Investor wants to take concert promoter DEAG off the stock exchange

D.he investor Christian Angermayer, who is mainly active in fintechs and other start-up companies, wants to take DEAG, the Berlin concert promoter and ticket seller, which has been battered by the corona crisis. Angermayer, who holds 18 percent of DEAG Entertainment in Berlin, announced a takeover offer for the remaining shares on Monday via a Maltese holding company.

He teamed up with the former hedge fund manager Mike Novogratz and other DEAG shareholders who, according to the company, together have 47 percent and want to remain invested together with Angermayer. Novogratz, with whom Angermayer has already worked several times, holds just under 14 percent of DEAG.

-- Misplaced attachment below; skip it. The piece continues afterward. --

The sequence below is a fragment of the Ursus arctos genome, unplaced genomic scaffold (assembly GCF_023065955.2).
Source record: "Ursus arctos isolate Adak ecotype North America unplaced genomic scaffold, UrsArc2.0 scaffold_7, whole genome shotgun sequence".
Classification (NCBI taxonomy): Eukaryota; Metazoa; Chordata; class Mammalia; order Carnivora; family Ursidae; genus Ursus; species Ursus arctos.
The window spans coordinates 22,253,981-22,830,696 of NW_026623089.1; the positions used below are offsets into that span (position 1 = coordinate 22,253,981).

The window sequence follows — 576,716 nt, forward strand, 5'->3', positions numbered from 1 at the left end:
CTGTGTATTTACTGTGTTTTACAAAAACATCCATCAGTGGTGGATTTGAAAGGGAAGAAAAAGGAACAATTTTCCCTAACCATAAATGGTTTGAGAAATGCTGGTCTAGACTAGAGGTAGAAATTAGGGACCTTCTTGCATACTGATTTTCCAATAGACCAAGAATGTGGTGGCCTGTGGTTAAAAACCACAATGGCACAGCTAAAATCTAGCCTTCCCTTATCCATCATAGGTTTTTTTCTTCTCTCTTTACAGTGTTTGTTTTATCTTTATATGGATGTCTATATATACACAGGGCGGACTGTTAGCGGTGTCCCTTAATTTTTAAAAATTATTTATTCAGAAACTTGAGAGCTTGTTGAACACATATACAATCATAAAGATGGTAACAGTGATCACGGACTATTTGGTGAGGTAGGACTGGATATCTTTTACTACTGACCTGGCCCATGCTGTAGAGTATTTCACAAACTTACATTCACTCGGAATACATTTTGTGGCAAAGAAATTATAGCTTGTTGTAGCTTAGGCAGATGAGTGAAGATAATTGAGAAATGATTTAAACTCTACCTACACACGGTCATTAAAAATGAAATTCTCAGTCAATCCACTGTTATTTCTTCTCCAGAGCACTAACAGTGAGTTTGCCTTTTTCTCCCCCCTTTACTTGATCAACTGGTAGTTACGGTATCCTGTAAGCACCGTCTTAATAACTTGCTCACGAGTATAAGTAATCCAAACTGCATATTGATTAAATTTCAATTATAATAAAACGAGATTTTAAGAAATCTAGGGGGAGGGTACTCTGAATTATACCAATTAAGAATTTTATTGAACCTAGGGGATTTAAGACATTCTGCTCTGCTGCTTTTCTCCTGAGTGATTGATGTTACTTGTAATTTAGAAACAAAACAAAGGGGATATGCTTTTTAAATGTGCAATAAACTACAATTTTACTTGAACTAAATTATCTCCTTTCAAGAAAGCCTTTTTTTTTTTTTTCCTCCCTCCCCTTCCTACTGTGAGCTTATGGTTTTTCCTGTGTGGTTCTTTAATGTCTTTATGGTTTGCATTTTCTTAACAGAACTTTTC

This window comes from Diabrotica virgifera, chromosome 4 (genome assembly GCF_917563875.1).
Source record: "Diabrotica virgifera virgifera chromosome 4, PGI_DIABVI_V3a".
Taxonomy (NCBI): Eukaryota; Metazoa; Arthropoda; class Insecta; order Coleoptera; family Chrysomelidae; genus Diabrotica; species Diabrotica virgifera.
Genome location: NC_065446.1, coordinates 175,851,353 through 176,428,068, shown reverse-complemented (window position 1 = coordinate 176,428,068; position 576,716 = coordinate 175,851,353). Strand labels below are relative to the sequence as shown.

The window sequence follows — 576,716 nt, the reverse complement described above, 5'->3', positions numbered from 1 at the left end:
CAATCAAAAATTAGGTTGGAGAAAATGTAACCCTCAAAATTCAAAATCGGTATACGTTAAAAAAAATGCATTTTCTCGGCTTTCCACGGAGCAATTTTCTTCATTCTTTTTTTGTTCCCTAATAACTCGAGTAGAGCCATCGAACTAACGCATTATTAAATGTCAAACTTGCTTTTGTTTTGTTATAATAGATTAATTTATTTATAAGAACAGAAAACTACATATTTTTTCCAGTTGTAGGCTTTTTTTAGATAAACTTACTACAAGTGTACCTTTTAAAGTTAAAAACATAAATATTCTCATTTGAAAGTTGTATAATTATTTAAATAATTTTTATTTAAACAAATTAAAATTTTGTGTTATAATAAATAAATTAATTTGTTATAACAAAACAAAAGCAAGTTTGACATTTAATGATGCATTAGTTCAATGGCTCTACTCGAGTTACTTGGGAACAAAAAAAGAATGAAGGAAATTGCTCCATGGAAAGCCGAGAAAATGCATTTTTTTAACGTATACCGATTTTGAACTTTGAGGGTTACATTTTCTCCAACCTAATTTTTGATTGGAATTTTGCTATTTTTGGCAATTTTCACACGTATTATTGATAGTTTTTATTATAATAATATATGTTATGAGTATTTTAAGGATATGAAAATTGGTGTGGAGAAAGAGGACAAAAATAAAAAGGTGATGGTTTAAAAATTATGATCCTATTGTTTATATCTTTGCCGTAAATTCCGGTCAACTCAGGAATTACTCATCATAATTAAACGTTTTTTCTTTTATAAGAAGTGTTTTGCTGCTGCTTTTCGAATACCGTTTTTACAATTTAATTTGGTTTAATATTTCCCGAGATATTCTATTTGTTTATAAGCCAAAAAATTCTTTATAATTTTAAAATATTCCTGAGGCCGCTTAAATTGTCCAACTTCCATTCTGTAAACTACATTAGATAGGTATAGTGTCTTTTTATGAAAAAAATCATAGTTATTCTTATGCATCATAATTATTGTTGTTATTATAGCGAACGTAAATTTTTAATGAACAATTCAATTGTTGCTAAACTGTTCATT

Founder and DEAG boss Peter Schwenkow stood behind the plans: The major shareholders had agreed to accompany DEAG’s growth course “despite the continuing uncertainties about the future of the live entertainment industry due to the ongoing restrictions”.

At an expected EUR 3.07 per share, the offer to the other shareholders is well below the closing price of EUR 3.65 last Friday. However, they have no say in the decision to withdraw from the stock exchange. If they don’t sell, they run the risk of being unable to trade their stocks. The share fell on Monday by a good 15 percent to a good 3 euros.

DEAG has so far survived the corona crisis, in which major events are practically banned for months, without any problems. Despite a drop in sales of almost two thirds to 39 million euros in the first nine months, the company does not expect an operating loss in 2020. At the beginning of December, DEAG obtained a loan of 25 million euros from the state bank KfW.

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